MLB: Giambi ought to return with an apology
By Mark Purdy
San Jose Mercury News
By Mark Purdy
Jason Giambi is apparently coming back to Oakland.
Ready or not.
And when I say that, I am not talking about Giambi. I am talking about the paying customers of the Bay Area. And at the Oakland Coliseum in particular. They might not be entirely ready to forgive him if, as expected, the A's sign him up Wednesday for a return engagement.
Giambi is not a horrible human being. Because of his genial and honest nature — including truthful grand jury testimony and an apology afterward — he was one of the few baseball steroid users to pass through the BALCO fire without getting scarred for life.
But as we learned with Giants fans and Barry Bonds, the steroid stuff has not always mattered when it comes to consumer approval. Know what does matter? Hypocrisy and a perceived lack of loyalty. Giambi should not expect that he will be showered with rose petals and unconditional wild standing ovations in April when he walks to the plate in an Oakland uniform.
Throughout the past decade, followers of the A's have been trained to watch their best players leave town for free agency. But in their minds, Giambi sparks the worst possible memories. He's the one who began the whole cycle-of-loss and insulted his East Bay fans in the process. After the 2001 season, Giambi rejected an A's contract proposal of six years and $91 million — the richest deal ever offered by the team to that point — and accepted the Yankees' bid of $120 million over seven years.
But that was only the start.
"It wasn't the money," Giambi said at his introductory New York media conference. "It was the things about playing in New York — the fans, the city, the chance to win, the manager, the front office and an owner that wants to win."
Those remarks infuriated then-A's owner Steve Schott, who pointed out that in the previous two seasons, the A's had accumulated more victories than the Yankees. But insulting an owner is one thing. Insulting the entire A's electorate is another. And over the following weeks, Giambi kept dissing his former address.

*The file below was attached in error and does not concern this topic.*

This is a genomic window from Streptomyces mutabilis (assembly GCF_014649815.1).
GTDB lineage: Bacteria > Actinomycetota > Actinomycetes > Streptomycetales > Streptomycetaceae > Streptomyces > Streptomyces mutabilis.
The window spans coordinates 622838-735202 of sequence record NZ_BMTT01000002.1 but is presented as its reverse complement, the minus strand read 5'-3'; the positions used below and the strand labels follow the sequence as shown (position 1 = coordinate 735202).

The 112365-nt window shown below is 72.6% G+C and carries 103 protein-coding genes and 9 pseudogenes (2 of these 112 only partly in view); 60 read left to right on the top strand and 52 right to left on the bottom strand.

For example, Giambi told the New York Post: "The West Coast differs profoundly from the traditions of the East Coast. I want to experience the incredible people and the lifestyle."
Worst of all, he went on the David Letterman show and read off a Top 10 list of reasons he signed with the Yankees. One of the reasons: "Have you ever been to Oakland?"
Thus, when Giambi showed up at the Coliseum in a Yankees uniform the following April, he was met with more scorn and loathing than any opposing player this side of Roger Clemens. Fans booed. They threw fake money toward Giambi. They chanted: "We hate Jason" or "Sellout, sellout." A banner was unfurled: "Jason Is Dead To Us."
Answering questions from reporters that night, Giambi was on the defensive. He shrugged off the Letterman episode by noting that he had merely been reading a script penned by one of the show's writers. But as reporters kept pressing him about abandoning Oakland, Giambi finally snapped.
"When's the last time they won a World Series around here?" he asked.
It was a fair question back then. But so is this question, today: How many World Series titles did the Yankees win with Giambi during his subsequent seven seasons with the team?
Over the years, Giambi's reception by A's fans has grown far less hateful. But to many, he still has some explaining to do. It is easy to imagine that, if Giambi had taken that $91 million to stay in Oakland for just another year or two, he and Miguel Tejada and Eric Chavez and the "three aces" pitching staff would have combined to win themselves a World Series ring. Instead, Giambi made a different choice.
And now? This could be a swell, successful homecoming. Giambi turns 38 on Thursday, but last season hit 32 homers and drove in 96 runs. He is taking a pay cut from $23.5 million in 2008 to a reported $4 million in 2009. In today's baseball, that passes for humility.
Still, when Giambi greets his once and future constituency in a few days, he would do well to start with these words: "Know what? I probably made a big, fat mistake leaving the A's the way I did. Hope you will accept my apology."
Hey, the guy says he is used to reading scripts. I won't charge him for this one.